Organic Conductors

Introduction

Organic conductors have been developed since the 1970's and by now exhibit an electrical conductivity comparable to normal metals and even become superconducting at Tc = 13 K. They constitute a class of solids with no metal atoms present (or relevant); instead the p-electrons distributed over the organic molecule form the orbitals, which overlap and lead to band-like electrical conductivity. Organic solids have an enormous potential for fundamental studies as well as for applications using functional materials. The building blocks can be varied by tailoring the molecules. In addition the structural arrangement in the crystal can be changed in order to fine-tune the competing interactions from the various degrees of freedom. This makes organic materials superior model systems for studying low-dimensional physics and ordering phenomena in solids. While applications using their electrical and optical properties are already wide spread, novel aspects of molecular spintronics are under development and exploration.

Organic conductors serve as model systems for a number of fundamental issues, such as one-dimensional metallic (Luttinger liquid) behavior, charge- and spin-density wave systems, charge order, spin chains, Mott insulator, etc. Molecular Materials also have enormous potential for applications as functional matter: electronic ferroelectricity, switching by light, spin-charge interaction, etc.

Examples

In general these synthetic metals consist of piles of planar molecules with the atomic orbitals overlapping along the stack. While in this direction the electrical conductivity can reach the value of conventional metals, in the perpendicular directions the conductivity is orders of magnitude lower, because the distance between the stacks is large and in addition they may be separated by counterions.

There are two prerequisite for a good electronic transport: the overlap of the orbitals and an electronic charge transfer between donor and acceptor molecules to generate partially filled bands. To achieve the latter requirement, most organic conductors are charge-transfer salts, consisting of donors and acceptors. They are arranged in alternating stacks, for example for TTF-CA, or in segregated stacks of anions and cations, for instance in (TMTSF)2PF6.

The breakthrough of organic conductors happened in the early 1970s with the synthesis of TTF-TCNQ which exhibits a room temperature conductivity of 103 (W cm)-1 and an anisotropy of more than a factor of 100. TTF-TCNQ is a charge-transfer compound with separate stacks of the cations TTF (charge donors) and anions TCNQ (electron acceptors). It has very good metallic properties down to a temperature of approximately 60 K where a metal-insulator transition occurs due to the development of a charge-density wave.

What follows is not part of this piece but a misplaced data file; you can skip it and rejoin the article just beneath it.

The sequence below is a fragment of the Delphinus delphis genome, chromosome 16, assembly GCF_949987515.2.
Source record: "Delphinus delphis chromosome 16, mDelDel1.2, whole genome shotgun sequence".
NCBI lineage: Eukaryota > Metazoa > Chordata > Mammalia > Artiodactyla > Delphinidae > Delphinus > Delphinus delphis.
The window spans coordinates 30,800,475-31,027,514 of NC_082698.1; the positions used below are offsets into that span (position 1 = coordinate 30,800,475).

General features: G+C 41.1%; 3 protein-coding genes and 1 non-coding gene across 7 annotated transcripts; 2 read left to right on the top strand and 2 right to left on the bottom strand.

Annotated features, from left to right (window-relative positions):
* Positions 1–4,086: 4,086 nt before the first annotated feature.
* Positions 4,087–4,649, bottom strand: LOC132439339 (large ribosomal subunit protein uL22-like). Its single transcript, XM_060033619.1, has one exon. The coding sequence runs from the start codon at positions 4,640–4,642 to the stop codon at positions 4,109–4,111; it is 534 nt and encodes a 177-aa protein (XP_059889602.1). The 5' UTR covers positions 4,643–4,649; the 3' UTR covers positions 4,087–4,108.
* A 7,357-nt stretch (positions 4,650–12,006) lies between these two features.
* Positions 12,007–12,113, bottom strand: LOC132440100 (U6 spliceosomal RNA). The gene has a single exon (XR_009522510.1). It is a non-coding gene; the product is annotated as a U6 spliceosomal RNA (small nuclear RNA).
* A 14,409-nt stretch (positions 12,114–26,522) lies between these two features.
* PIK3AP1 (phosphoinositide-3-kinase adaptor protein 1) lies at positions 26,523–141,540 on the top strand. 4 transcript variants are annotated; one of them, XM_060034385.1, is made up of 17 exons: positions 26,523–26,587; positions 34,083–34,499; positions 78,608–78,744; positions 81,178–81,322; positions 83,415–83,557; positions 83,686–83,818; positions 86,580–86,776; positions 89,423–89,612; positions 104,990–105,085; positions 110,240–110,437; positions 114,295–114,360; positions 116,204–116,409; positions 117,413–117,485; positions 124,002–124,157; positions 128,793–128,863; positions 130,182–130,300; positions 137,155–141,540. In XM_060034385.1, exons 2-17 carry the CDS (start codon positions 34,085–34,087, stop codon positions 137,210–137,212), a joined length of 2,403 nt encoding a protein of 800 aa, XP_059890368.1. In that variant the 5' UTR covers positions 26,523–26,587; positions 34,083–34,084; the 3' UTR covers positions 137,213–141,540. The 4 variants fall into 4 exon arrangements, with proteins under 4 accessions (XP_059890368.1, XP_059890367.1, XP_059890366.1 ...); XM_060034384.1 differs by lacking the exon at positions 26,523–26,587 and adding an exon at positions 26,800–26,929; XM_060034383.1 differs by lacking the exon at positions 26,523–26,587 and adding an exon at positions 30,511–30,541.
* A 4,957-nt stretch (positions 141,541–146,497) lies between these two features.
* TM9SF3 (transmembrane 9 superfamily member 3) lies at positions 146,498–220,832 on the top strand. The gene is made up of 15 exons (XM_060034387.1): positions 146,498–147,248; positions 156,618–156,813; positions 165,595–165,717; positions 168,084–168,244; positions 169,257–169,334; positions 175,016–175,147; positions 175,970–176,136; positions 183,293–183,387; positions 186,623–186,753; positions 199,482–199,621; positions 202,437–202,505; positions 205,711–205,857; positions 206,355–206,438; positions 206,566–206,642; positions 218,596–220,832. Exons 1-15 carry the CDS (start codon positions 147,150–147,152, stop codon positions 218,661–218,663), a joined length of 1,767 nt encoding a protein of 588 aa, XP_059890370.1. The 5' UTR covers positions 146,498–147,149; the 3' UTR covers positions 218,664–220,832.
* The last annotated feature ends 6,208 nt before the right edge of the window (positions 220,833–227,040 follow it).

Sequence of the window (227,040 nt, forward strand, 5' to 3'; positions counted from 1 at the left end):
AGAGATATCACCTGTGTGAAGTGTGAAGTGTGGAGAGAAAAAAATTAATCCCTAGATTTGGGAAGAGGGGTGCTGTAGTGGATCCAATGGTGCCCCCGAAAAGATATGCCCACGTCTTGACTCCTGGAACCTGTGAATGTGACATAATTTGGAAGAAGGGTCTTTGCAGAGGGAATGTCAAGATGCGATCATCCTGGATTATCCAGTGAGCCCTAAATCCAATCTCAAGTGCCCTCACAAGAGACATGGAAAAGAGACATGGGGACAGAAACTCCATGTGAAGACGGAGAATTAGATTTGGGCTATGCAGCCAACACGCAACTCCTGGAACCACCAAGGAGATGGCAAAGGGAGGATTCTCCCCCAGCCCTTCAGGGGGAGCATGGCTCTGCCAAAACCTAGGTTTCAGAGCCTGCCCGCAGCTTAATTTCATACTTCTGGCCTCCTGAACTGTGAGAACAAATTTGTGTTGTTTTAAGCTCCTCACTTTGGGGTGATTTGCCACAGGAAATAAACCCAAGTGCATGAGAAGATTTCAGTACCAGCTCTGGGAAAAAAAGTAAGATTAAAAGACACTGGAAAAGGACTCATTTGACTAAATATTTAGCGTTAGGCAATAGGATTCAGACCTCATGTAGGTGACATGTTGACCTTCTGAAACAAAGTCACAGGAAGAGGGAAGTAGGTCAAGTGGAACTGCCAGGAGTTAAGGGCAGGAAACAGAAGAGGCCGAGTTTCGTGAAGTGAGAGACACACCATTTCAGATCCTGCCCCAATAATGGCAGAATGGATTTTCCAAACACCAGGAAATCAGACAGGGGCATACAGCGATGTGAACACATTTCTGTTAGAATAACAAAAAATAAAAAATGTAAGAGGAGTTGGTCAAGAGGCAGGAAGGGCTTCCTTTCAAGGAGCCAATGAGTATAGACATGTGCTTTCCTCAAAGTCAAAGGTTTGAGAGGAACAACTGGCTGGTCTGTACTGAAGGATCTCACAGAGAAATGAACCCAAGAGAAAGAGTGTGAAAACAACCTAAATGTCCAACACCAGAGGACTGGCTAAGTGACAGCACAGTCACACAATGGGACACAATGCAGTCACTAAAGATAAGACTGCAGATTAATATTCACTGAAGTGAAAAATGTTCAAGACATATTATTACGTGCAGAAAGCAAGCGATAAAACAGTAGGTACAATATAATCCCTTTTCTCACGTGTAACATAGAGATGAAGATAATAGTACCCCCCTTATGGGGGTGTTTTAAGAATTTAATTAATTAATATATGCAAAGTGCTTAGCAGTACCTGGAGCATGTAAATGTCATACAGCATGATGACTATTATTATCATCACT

In order avoid the Fermi-surface instabilities that occur in one-dimension, the interaction between adjacent stacks has to be increase for example by going to the enlarged TMTTF and TMTSF molecule. These crystals do not undergo a charge-density wave transition, but magnetic interaction becomes important at low temperatures where magnetic order, spin-Peierls or spin-density wave transitions are observed. Some materials remain metallic down to lowest temperatures where they become superconducting.

 In the course of the last two decades, in particular the Bechgaard salts TMTSF, and its variant TMTTF where selenium is replaced by sulfur, turned out to be an excellent model for quasi-one-dimensional metals, superconductors, charge order, spin-density wave, spin chains, spin-Peierls , etc. depending on the degree of coupling along and perpendicular to the chains. The planar organic molecules are stacked along the a-direction with a distance of approximately 3.6 Å. In the b-direction the coupling between the chains is relatively small (but not negligible), and in the third direction the stacks are even separated by the inorganic anion, like PF6-, AsF6-, ClO4-, Br-, etc. Each organic molecule transfers half an electron to the counterions yielding a quarter-filled hole band. In general a small dimerization creates pairs of organic molecules; the conduction band gets splitted. In addition, spontaneous charge ordering (CO) can occur, leading to  two non-equivalent charged  cationic molcules in the crystal unit cell commonly observed in TMTTF salts.